Man Is A Social Animal, Trade shows Are No Exception!
posted Nov 20 2017
You are an exhibitor at a trade show. You have the most comprehensive plan ready, you have a strategy and you have insights. However, you are so involved in following the step-by-step guide that you forget to look around and observe.
What experiences teach you, no book can. Referring to blogs, industry insights and trends, whitepapers might be a faster process, but what experiences and people teach you, it will always be wiser. It may be soft learning, which may seem unmeasurable, but holds much more value.
No amount of technology can match what human interactions are capable of. And that’s the reason, when at a trade show, you must interact with the other exhibitors, and not just work in isolation.
Watch and learn
They may come across as competition, but you can always “watch and learn”, especially if you are a first timer. Meeting them or at least observing will give you the answers to some of these questions:
- Are they just handing over tchotchkes to the visitors or are their giveaways more exclusive?
- How are their sales professionals behaving?
- Are the people manning the booth being proactively interactive, or are they rather waiting for the visitors to come over and talk to them?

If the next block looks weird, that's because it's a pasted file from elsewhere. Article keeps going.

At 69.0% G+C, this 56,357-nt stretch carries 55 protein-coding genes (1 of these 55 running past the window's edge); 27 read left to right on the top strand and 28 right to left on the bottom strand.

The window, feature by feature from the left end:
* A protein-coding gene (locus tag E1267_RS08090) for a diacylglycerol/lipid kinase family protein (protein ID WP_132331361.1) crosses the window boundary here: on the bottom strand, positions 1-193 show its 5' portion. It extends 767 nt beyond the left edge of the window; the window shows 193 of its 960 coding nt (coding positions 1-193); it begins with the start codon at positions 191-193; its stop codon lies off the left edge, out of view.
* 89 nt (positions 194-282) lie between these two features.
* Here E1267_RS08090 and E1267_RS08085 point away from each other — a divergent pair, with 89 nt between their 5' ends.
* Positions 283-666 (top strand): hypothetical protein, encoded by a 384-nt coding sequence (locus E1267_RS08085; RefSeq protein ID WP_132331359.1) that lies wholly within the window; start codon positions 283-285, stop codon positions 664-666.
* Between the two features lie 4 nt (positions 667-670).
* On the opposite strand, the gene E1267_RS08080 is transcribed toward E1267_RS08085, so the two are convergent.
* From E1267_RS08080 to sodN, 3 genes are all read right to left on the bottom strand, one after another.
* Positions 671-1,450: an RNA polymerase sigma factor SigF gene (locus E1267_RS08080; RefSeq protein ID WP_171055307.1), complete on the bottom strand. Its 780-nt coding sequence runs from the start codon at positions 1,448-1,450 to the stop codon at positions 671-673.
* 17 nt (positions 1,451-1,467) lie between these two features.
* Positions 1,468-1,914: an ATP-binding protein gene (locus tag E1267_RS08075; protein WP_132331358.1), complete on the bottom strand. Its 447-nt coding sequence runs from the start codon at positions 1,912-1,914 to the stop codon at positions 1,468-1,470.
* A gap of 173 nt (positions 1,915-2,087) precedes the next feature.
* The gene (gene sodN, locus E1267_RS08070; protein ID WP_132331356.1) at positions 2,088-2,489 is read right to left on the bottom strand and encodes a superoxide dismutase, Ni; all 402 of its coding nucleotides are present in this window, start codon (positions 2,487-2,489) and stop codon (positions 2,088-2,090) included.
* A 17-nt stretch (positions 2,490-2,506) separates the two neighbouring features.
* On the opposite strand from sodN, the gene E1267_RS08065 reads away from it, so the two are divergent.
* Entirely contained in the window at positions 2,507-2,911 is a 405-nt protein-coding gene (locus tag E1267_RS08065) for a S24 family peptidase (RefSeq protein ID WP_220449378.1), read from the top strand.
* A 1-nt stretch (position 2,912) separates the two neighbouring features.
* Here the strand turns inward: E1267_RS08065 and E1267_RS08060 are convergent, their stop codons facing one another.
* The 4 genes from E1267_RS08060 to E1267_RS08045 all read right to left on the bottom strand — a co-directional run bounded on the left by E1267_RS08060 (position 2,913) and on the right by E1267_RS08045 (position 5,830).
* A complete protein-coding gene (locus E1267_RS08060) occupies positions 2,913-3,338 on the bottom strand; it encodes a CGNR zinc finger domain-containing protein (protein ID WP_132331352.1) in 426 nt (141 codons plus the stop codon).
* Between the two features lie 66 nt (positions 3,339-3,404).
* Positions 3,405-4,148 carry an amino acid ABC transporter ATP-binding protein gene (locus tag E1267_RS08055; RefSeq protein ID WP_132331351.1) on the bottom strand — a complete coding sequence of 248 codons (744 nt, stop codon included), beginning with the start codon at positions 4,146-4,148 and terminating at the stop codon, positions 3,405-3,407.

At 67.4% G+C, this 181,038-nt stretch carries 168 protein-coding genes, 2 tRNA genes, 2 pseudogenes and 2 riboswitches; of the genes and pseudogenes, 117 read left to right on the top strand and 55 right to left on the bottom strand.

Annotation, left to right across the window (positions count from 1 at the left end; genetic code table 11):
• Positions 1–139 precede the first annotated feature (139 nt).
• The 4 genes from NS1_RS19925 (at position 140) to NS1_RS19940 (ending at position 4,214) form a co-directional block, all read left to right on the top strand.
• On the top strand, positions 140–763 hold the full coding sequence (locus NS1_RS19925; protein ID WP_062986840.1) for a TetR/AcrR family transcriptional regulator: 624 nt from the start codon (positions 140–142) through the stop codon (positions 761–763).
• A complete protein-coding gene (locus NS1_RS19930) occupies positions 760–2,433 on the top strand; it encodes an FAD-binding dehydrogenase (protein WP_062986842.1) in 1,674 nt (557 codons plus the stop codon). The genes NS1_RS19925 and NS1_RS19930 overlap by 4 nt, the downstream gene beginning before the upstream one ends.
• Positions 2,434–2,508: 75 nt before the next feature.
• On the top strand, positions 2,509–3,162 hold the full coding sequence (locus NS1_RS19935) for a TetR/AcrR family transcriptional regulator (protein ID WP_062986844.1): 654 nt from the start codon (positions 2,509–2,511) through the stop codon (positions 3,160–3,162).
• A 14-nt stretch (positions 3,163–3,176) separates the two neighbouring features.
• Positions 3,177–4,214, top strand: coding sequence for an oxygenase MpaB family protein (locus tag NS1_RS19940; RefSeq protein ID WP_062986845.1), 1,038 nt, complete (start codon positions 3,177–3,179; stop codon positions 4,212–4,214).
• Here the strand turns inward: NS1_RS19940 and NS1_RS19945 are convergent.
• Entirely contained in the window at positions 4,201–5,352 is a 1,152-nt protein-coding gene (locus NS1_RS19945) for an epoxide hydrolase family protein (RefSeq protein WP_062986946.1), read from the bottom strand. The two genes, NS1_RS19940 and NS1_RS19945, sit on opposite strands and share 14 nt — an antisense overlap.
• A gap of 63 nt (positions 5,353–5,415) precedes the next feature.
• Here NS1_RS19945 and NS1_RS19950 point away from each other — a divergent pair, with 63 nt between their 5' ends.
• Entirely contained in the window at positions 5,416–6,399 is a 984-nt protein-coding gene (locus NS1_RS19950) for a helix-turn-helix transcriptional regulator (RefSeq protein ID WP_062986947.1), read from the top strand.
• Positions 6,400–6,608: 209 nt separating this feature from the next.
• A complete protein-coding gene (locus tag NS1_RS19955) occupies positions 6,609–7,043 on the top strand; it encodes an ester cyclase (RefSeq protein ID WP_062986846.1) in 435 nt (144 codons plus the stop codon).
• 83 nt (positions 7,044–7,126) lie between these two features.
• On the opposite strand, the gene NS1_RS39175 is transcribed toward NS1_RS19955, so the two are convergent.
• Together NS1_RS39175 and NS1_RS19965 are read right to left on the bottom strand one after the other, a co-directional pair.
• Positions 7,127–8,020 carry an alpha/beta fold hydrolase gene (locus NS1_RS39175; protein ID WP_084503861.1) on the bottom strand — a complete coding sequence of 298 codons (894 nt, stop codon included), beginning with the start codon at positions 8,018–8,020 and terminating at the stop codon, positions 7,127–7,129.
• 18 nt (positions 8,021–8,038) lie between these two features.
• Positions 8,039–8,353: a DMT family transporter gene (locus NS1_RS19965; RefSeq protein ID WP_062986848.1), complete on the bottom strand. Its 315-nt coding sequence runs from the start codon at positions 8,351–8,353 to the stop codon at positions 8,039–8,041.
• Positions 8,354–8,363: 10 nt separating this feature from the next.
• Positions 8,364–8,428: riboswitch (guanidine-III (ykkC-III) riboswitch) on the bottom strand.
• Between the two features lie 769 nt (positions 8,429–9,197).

Take notes but keep in mind that everything that works for them may not definitely work for you.
A two-way street
If you are exhibiting at say ABC trade show, and considering to exhibit at XYZ in future. XYZ may sound the ideal plan on papers, but is it practically worth your effort and time? This is where other exhibitors could be helpful. Get intel on industry trends. Have they been to XYZ before? What was their experience like?
Besides that, if the bond develops, you can compare daily insights of the ongoing show–statistics about the median age, gender, and the work profiles or positions. It has to be a “give and take” scenario, and you must reciprocate.
However, don’t get discouraged if some are not very keen on talking, keep going on and you will find a few friendly beings in every show.
Be social, not clingy
Engaging in a full-on conversation is not recommended; the passersby will mistake it for a meeting and may give your booth a miss, not wanting to “interrupt”.
Also, try and avoid visiting another booth when a potential customer is already there. Your visit will be seen as an impolite distraction, and would give the other booth exhibitors the impression that they can freely behave with you in a similar fashion.
Also, don’t even think about soliciting others’ customers, or make an attempt to contact them in the aisle, as they walk towards a booth. Rely on your own ethical tactics like in-booth presentations, live streaming, Q&A sessions and distribution of environment-friendly yet useful giveaways, but DO NOT “poach”. It’s not only in poor taste but would also give your company a bad reputation.
If you interact with other exhibitors, it’s a sign of your farsightedness, and quite a positive one for that matter. You need to look beyond the show. Every little information you gather may go a long way in preparing you for the future.